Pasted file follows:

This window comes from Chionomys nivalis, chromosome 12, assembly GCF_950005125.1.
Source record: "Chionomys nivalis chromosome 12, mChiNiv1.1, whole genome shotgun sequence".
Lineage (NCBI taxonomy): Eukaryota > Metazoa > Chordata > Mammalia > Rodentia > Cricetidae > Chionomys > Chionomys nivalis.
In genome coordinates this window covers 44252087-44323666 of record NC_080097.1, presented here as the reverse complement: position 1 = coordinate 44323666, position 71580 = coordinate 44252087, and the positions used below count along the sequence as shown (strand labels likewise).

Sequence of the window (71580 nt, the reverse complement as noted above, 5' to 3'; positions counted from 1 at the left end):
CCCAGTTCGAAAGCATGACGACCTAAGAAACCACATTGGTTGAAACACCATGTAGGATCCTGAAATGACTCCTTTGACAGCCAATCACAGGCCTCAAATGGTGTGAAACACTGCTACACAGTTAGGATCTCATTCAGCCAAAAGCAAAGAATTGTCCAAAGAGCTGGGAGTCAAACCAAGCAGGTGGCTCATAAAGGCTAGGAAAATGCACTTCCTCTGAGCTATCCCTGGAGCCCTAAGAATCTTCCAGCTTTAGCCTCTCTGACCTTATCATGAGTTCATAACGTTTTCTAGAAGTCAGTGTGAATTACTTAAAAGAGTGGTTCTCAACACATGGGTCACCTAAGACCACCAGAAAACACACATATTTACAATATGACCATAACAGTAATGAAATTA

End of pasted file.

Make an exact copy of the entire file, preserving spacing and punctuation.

This window comes from Chionomys nivalis, chromosome 12, assembly GCF_950005125.1.
Source record: "Chionomys nivalis chromosome 12, mChiNiv1.1, whole genome shotgun sequence".
Lineage (NCBI taxonomy): Eukaryota > Metazoa > Chordata > Mammalia > Rodentia > Cricetidae > Chionomys > Chionomys nivalis.
In genome coordinates this window covers 44252087-44323666 of record NC_080097.1, presented here as the reverse complement: position 1 = coordinate 44323666, position 71580 = coordinate 44252087, and the positions used below count along the sequence as shown (strand labels likewise).

Sequence of the window (71580 nt, the reverse complement as noted above, 5' to 3'; positions counted from 1 at the left end):
CCCAGTTCGAAAGCATGACGACCTAAGAAACCACATTGGTTGAAACACCATGTAGGATCCTGAAATGACTCCTTTGACAGCCAATCACAGGCCTCAAATGGTGTGAAACACTGCTACACAGTTAGGATCTCATTCAGCCAAAAGCAAAGAATTGTCCAAAGAGCTGGGAGTCAAACCAAGCAGGTGGCTCATAAAGGCTAGGAAAATGCACTTCCTCTGAGCTATCCCTGGAGCCCTAAGAATCTTCCAGCTTTAGCCTCTCTGACCTTATCATGAGTTCATAACGTTTTCTAGAAGTCAGTGTGAATTACTTAAAAGAGTGGTTCTCAACACATGGGTCACCTAAGACCACCAGAAAACACACATATTTACAATATGACCATAACAGTAATGAAATTA